Chemical weapons have been used on a rebel-held area in Syria, with over 50 people killed, along with around 300 wounded.
The attack took place in the Idlib province, located in northwestern Syria.
The international community condemned the attack, with blame being apportioned on the regime of Bashar al-Assad.
The Syrian government has denied using chemical weapons, which could set up a showdown in the UN Security council. The US, France, and Britain are proposing a resolution in the security council condemning the Syrian government, but Russia could seek to block such a resolution, considering their close ties to the Assad regime.
WATCH: News coverage of Syria chemical weapons attack (graphic images)
Trump blames Assad, and Obama
The Trump administration released a statement blasting the “heinous actions by the Bashar al-Assad regime.” The statement also said the attack was a result of the “weakness,” of former President Obama on Syria.
Barack Obama once memorably said the use of chemical weapons by Bashar al-Assad would be a “red line,” which would lead to US efforts to remove Assad from power.
However, Assad used chemical weapons while Obama was President, and Obama backed away from his red line comments. As a result, the Assad regime was emboldened, and that confidence – combined with support from Russia – has turned the tide of the Syrian civil war in Assad’s favour.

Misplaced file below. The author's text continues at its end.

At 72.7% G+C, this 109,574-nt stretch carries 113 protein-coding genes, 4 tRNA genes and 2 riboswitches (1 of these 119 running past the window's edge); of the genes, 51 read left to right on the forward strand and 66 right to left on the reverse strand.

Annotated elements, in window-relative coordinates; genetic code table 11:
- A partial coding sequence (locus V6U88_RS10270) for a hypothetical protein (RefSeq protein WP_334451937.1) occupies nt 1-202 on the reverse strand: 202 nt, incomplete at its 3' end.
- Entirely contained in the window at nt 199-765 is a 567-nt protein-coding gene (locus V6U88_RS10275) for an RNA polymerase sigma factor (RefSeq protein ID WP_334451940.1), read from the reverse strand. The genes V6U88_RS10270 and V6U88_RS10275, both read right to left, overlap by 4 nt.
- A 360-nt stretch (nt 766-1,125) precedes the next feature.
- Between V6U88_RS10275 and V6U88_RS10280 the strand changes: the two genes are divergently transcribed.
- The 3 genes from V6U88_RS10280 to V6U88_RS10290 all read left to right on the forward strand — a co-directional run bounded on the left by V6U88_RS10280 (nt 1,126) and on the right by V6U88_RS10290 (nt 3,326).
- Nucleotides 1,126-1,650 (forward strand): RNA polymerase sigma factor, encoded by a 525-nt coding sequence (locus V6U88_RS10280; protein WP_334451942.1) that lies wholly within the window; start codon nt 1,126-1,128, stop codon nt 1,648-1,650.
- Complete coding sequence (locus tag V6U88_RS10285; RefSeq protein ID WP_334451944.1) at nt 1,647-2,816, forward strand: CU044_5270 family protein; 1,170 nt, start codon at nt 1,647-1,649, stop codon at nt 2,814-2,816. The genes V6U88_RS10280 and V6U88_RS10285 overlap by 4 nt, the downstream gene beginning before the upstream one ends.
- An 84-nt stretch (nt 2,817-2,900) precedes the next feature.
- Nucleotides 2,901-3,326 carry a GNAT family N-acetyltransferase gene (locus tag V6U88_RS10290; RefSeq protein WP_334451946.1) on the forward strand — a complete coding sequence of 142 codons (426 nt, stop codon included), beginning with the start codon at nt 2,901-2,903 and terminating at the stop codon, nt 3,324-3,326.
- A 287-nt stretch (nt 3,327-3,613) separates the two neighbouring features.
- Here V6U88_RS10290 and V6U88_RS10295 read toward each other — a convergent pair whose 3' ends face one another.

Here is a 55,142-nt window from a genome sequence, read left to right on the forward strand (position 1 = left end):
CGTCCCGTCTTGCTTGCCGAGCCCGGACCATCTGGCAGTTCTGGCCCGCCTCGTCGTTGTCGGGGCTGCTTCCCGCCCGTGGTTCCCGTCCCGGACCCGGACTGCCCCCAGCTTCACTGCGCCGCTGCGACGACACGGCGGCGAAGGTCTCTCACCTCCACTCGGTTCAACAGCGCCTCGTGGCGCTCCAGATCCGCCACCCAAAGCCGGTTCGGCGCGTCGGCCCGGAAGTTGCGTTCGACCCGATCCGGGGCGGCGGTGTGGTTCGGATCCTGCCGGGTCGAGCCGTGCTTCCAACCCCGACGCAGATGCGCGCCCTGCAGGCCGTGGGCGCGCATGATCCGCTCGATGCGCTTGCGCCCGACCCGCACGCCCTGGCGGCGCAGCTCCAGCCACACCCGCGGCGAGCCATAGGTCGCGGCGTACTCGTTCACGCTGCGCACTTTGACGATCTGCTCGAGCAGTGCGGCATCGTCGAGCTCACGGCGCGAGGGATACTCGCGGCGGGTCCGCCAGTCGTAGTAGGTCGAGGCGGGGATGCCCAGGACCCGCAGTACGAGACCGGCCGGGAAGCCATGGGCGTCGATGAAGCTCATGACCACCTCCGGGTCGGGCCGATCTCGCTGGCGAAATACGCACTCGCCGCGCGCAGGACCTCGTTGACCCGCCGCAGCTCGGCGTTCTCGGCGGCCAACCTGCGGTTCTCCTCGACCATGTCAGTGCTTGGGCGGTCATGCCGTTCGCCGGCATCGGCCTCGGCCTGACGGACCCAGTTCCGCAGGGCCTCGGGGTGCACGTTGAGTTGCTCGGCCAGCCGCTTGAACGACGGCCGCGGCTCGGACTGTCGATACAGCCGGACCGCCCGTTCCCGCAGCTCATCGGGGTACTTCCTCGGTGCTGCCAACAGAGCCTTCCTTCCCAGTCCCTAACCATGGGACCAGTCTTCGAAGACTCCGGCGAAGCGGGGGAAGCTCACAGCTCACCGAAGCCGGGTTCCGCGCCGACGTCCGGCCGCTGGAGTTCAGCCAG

The Trump administration has been clear that removing Assad from power is not a priority, and they instead seek to focus on destroying ISIS. Trump’s Secretary of State Rex Tillerson says Assad’s fate will be “up to the Syrian people.”
Even after this latest attack, the US posture towards Syria is unlikely to change. The US has tried removing dictators from power (Iraq, Syria) only to witness near-anarchy in the aftermath, and Trump has shown a strong reluctance to overthrow foreign governments.
Many will now demand a big response in the wake of the attack, but as simple as some people would like to think it is to fix Syria, you can’t simply “arm the rebels,” against Assad. After all, many of those rebels are either part of ISIS, or sympathetic to ISIS. While some rebels have a more reasonable ideology, once weapons are distributed it is difficult to know where they will end up.
Governments will likely condemn Assad, and then move on
In the aftermath of the chemical weapons attack, governments around the world will condemn it, issue some strongly worded statements, make some formal pronouncements, and then move on.
It’s happened before, and there’s no reason to think it won’t happen again.